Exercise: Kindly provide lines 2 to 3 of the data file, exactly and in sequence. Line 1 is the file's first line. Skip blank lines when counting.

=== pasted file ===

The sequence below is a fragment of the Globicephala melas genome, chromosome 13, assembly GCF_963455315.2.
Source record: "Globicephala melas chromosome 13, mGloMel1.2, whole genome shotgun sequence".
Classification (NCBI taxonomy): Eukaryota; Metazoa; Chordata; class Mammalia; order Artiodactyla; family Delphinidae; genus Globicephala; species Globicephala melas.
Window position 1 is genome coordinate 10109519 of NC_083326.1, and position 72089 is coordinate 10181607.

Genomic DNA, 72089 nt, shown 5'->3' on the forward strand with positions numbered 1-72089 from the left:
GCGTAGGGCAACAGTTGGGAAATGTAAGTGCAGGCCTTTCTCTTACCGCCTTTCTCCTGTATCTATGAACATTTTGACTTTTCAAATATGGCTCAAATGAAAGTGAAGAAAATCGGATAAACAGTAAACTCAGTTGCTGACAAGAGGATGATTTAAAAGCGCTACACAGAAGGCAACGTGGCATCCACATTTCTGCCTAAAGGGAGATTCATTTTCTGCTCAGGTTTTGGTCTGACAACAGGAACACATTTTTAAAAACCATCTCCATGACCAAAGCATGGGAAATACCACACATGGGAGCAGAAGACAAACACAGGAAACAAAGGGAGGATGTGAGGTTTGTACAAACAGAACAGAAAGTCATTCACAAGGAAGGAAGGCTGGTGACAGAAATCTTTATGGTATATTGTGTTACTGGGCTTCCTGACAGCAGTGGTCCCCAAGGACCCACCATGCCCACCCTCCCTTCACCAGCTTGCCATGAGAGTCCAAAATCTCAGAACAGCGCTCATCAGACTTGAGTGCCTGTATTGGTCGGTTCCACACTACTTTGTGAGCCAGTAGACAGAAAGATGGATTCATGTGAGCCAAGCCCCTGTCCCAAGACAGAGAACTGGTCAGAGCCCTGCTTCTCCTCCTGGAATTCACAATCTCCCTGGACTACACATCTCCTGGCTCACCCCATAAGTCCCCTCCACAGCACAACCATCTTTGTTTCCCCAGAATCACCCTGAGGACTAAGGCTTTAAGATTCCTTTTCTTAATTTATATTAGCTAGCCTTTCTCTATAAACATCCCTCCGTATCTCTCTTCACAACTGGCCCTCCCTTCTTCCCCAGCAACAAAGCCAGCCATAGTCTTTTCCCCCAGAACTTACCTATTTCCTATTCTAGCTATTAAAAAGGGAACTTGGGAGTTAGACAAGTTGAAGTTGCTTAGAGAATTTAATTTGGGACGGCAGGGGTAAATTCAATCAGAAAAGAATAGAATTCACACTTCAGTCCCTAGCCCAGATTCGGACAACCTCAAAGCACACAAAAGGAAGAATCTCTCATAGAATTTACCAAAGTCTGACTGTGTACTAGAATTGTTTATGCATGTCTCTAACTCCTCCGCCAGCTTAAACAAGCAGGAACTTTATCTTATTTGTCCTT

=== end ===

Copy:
Source record: "Globicephala melas chromosome 13, mGloMel1.2, whole genome shotgun sequence".
Classification (NCBI taxonomy): Eukaryota; Metazoa; Chordata; class Mammalia; order Artiodactyla; family Delphinidae; genus Globicephala; species Globicephala melas.